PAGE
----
I had the privilege this week to speak to a fifth grade girls class upon their siyum of Chumash Shemos. The question I posed is, why do we celebrate the completion of a Chumash or Mesechta? Furthermore, what is the connection between Korach and a siyum?
I was once standing on Har Hazeisim, the Mount of Olives, and I contemplated its name. The verse in Koheles (7:1) entered my mind, where it is said טוֹב שֵׁם מִשֶּׁמֶן טוֹב, a good name is better than good oil. Clearly the name הר הזיתים is a euphemism for the idea that a good name is preferred to good oil. The Medrash (Koheles Rabbah 7:1) states that we find that people who were saturated with oil, i.e. Nadav and Avihu were anointed as Kohanim, entered into a place of life, i.e. the Kodesh HaKodashim, and died, whereas people with a stellar name, i.e. Chananya, Mishael and Azaryah, entered into a place of death,. i.e. they were cast into the fire, and they emerged alive. It is noteworthy that the Rokeach (based on Bamidbar Rabbah 18:16) in this week’s parasha writes that Korach said, “Aharon was anointed with a drop of oil, whereas I am the son of יצהר, who is completely oil.” Clearly Korach did not subscribe to the idea that a good name is better than good oil.
When the Nazis entered the city of Krakow, they led the Jews to the cemetery and demanded the destruction of the tombstones. One Jew was having difficulty destroying a tombstone, and the Nazi supervising him grabbed the ax, yelling, “dirty Jew, I’ll show you how to get the job done!’ The Nazi swung at the tombstone and the metal of the ax went flying off, almost killing the Nazi. Of course, in the perverted world of the Nazis, the Jew would have been dead on the spot, but somehow, somewhere, in the recesses of the Nazi’s sewer mind, he was able to acknowledge that something supernatural was taking place here. The Nazi left the Jew alone and wandered off to cause mischief with the other hapless Jews. The Jew, in the meantime, was curious whose tombstone this was that merited such protection. He bent down and scraped off the dirt encrusted on the stone, and lo and behold, he discovered the identity of the person buried there. No, it was not the famous Rema, Rabbi Moshe Isserles, who wrote glosses on the Shulchan Aruch. Nor was it the legendary Rebbe Reb Heschel of Krakow. In fact, it was not the grave of any of the leading sages of Krakow from past centuries. It was the grave of a woman, named Sara Schenirer, founder of the Bais Yaakov movement!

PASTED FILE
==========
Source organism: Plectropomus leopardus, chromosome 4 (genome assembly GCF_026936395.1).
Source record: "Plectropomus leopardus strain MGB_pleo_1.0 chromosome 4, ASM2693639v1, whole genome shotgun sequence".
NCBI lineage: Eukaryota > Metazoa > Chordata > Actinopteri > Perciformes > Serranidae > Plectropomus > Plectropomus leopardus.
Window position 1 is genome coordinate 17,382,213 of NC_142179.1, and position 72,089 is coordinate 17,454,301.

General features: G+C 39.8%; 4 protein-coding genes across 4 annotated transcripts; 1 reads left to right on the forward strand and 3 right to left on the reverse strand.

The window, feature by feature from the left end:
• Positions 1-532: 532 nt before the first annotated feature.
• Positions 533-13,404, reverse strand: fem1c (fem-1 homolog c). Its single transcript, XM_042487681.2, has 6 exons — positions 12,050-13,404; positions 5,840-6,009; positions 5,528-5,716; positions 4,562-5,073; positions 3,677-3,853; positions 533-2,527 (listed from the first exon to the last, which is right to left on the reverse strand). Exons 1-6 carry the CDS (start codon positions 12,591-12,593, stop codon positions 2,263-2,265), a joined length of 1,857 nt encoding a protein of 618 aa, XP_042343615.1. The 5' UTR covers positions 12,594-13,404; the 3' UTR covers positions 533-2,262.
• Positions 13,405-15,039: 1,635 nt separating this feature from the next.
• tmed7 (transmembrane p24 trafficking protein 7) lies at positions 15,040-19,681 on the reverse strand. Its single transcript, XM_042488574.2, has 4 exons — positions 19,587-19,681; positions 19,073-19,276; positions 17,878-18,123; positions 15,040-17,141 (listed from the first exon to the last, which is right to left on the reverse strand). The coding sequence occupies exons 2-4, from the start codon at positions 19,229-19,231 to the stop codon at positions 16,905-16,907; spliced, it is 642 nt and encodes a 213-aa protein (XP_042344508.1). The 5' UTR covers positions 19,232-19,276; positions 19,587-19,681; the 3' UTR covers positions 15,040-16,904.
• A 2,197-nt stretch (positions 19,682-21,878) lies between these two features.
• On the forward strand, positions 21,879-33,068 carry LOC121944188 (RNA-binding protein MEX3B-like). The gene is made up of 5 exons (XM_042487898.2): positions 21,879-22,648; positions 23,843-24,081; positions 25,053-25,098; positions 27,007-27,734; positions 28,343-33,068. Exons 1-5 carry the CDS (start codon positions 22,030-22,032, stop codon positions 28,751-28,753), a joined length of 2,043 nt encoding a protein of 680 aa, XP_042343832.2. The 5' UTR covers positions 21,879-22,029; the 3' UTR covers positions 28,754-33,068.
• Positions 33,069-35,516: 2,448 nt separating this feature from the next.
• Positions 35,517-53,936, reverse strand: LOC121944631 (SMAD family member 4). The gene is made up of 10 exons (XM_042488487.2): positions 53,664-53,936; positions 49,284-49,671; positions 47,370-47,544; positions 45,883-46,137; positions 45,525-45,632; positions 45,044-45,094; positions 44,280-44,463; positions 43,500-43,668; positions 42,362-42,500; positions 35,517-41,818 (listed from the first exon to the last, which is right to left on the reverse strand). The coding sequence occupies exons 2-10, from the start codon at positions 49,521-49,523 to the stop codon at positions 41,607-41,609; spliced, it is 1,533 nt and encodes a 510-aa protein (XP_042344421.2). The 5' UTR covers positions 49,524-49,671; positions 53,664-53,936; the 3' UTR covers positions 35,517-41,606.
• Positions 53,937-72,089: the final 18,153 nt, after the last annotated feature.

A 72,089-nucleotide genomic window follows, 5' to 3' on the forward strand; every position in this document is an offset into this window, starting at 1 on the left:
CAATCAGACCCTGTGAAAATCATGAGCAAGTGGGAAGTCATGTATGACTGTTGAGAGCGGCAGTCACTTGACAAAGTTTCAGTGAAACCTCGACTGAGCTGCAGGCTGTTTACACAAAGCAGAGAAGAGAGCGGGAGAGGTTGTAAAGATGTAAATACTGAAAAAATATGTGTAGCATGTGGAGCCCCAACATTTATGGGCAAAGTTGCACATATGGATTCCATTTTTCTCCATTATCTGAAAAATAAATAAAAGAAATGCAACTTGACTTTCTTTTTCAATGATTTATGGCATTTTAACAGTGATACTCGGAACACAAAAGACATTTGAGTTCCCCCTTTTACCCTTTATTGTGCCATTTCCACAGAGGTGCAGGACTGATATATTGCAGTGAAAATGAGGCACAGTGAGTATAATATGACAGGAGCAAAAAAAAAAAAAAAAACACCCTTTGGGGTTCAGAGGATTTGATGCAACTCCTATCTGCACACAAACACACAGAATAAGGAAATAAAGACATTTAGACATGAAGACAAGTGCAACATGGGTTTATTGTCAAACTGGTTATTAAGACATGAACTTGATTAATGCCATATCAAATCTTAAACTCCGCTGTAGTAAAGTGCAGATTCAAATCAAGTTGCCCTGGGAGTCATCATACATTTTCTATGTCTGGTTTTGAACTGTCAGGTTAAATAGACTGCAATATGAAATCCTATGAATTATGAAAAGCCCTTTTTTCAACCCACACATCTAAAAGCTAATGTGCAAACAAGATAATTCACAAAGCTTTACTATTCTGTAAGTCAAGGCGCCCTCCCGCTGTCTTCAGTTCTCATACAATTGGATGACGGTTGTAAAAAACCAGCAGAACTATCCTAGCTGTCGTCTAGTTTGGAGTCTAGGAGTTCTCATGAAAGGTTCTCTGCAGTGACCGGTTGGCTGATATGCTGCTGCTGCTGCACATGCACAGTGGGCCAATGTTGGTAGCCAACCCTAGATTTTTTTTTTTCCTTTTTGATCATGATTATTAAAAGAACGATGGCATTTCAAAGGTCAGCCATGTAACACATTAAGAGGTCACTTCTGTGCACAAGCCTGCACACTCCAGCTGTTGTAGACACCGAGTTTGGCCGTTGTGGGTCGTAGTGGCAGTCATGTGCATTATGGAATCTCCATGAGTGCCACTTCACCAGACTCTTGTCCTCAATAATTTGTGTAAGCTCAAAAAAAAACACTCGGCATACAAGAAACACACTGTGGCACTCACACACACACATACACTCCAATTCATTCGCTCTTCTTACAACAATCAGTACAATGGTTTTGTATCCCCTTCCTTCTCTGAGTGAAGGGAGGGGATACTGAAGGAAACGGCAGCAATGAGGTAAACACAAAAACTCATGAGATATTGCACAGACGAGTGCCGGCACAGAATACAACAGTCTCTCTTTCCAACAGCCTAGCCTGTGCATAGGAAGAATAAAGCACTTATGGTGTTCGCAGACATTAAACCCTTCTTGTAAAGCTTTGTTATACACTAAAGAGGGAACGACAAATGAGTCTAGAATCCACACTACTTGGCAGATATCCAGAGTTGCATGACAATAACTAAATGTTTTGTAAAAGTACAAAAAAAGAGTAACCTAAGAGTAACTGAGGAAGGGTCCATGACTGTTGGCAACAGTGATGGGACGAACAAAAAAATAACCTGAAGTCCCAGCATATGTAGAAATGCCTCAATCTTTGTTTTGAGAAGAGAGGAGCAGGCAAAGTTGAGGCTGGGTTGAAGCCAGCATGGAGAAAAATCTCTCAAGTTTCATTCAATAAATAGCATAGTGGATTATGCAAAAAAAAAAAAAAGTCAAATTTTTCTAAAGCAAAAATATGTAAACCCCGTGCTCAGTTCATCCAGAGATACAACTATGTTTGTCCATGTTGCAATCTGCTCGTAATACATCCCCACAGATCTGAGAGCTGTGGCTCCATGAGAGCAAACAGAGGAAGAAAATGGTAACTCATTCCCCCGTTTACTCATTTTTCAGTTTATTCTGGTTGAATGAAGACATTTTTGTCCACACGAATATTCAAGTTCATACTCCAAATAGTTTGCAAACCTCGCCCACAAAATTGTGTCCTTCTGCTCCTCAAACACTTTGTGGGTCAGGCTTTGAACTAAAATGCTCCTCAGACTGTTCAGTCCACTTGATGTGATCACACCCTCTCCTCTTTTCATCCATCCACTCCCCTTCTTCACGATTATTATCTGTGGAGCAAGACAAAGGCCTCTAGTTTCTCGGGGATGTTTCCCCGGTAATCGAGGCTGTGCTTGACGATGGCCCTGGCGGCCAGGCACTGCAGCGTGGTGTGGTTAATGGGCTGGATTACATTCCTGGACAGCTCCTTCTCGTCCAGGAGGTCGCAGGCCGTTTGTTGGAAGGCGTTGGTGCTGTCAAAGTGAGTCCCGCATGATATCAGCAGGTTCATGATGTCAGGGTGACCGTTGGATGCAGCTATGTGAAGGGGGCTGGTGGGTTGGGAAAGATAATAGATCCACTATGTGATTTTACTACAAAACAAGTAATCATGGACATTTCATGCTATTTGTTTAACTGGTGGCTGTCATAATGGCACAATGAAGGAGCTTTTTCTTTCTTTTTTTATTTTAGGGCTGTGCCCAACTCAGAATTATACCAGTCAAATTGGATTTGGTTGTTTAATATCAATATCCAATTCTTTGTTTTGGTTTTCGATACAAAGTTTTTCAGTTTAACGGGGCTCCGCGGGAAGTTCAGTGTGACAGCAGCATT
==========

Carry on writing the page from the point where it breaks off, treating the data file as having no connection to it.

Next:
Sara Schenirer started a movement that has been perpetuated until this very day, and we can see the fruits of her labor. When we make a siyum, we are acknowledging our accomplishments of the past and we then continue on to even greater accomplishments. Korach, on the other hand, sought to bring an end to the Jewish People. How did he wish to accomplish this? By declaring that everyone is holy, and Hashem’s appointment of Moshe and Aharon as leaders was false. When one does not trust HaShem’s judgment, there is no hope for continuity.
Yaakov requested that his name not be mentioned regarding the quarrel of Korach and his entourage. What was Yaakov concerned about? The Gemara (Taanis 5b) teaches us that Yaakov never died. The Gemara explains that this means that Yaakov’s life was perpetuated through his descendants. When Yaakov foresaw Korach’s’ evil plan, he expressed his wish not to be associated with any plan that would bring an end to the Jewish People,. How fitting, then, was the punishment of Korach and his group, that they descended alive into the earth. For eternity, Korach and his followers are forced to acknowledge the continuity of the Jewish People.
HaShem should give us the awareness of how fortunate we are to be His Chosen People and that we are a part of eternity.
Have an Everlasting Shabbos!